Updating Set Datums to Datum Feature Symbols in Creo Parametric 4.0

If you are new to Creo Parametric 4.0, and have started working with drawings or the Model Based Definition (MBD) annotation tools, you may be asking, “What is going on with Set Datums?” The simple answer is that Set Datums are replaced by Datum Feature Symbols.

In previous releases of Creo Parametric, a Set Datum was created as a property of a plane or axis feature. Now, a Datum Feature Symbol is created as either a standalone annotation or inside of an annotation feature, and can only be placed on a surface, dimension, witness line, or GTOL.

In Creo 3 and earlier, Set Datum Tags could be created in one of two ways:

  1.  Using the Set_datum_tag_annotation (Set Datum Tag annotation) option in the Datum dialog box (shown) or the Set_datum_tag_in_annotation (Set Datum Tag annotation element) option from inside an annotation feature.

    Fig1-1

     
  2. Using the Set_datum_tag (Set) option in the Datum dialog box.

Prior to Creo Parametric 4.0, Set Datums were derived from existing datum planes or axes. Now, Datum Feature Symbols must be associated with solid geometry. So when you open a model created in Creo Parametric 3.0 or earlier, you have to update the existing Set Datums to Datum Feature Symbols. It is important to note that the Set Datums may also be referenced by Geometric Tolerances, so you will have to manage that circumstance as well.

You can  select an annotation in the Detail Tree, right-click and select either the Convert or Convert All option to convert outdated GTOLs and dimensions to the modern annotation types, as shown. 

Fig2

Unfortunately, simply completing the conversion operation doesn't solve the problem. as the associativity between the legacy datums and GTOLs may be lost in certain scenarios. 

Scenario 1: Set_datum_tag_annotation (Set Datum Tag annotation) On a Plane or Axis

Note the icon indicating the outdated annotations in the Detail Tree shown.

Fig3

  1. Convert all outdated GTOLs and dimensions by selecting an annotation, right-clicking and selecting Convert All.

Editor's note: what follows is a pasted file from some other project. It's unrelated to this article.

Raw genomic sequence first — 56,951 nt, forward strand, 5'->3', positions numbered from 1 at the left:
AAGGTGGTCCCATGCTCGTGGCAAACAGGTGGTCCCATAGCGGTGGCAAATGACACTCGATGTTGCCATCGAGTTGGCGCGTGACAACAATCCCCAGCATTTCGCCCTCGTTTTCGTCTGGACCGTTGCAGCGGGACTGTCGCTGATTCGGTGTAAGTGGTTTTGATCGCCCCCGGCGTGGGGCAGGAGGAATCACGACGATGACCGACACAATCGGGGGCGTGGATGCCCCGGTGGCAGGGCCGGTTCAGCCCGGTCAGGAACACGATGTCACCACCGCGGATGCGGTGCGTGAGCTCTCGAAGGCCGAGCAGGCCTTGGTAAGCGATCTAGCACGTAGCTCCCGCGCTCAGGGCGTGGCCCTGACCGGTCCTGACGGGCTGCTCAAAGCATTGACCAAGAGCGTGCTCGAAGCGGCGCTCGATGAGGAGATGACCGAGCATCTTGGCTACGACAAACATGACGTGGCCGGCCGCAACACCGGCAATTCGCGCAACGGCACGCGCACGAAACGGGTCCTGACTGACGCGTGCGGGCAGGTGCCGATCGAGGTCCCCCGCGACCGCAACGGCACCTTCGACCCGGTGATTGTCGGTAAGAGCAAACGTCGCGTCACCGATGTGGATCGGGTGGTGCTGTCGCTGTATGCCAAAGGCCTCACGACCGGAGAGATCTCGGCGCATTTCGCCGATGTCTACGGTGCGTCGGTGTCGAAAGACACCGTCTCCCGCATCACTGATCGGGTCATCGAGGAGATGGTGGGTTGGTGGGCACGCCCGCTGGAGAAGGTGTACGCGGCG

2. Right-click and select Change Reference to establish a new reference for each Datum Tag Annotation you have converted. Note that for Datum Tag Annotations, right-clicking and selecting Change Reference will  automatically complete the Convert operation.

Fig4

Scenario 2: Set_datum_tag (Set) Legacy Set Datum Tag

Datum Feature Symbols can not be placed on a datum plane or datum axis, so once you convert the annotations, for any Set Datum, a new Datum Feature Symbol needs to be created and the legacy set datum tag needs to be unset.

  1. Convert all outdated GTOLs and dimensions by selecting an annotation, right-clicking and selecting Convert All.
  2. Create a new Set_datum_tag_in_annotation (Datum Feature Symbol) with the same name as the Set Datum.
  3. Select the set datum, right click and select Properties. In the Datum dialog box, click  Unset_datum_tag (Unset) as shown.

    Fig5
  4. Finally, just check any GTOLS that referenced the Set Datum you cleared to ensure it picked up the correct Datum Feature Symbol, as shown.

Fig6

Using the above steps, you should be able to replace your legacy Datum Tags with Datum Feature Symbols to convert your older models to Creo Parametric 4.0.

In June we will be releasing Creo Parametric 4.0: Working with 3D Annotations and Model Based Definition, where you can learn more about the creation and usage of Datum Feature Symbols and other model annotations. 

About the Author

Scott Hendren

Learning Content Developer

Scott Hendren has been a trainer and curriculum developer in the PLM industry for over 20 years, with experience on multiple CAD systems, including Pro/ENGINEER, Creo Parametric, and CATIA. Trained in Instructional Design, Scott uses his skills to develop instructor-led and web-based training products. Scott has held training and development positions with several PLM companies, and has been with the ASCENT team since 2013. Scott holds a Bachelor of Mechanical Engineering Degree as well as a Bachelor of Science in Mathematics from Dalhousie University, Nova Scotia, Canada.

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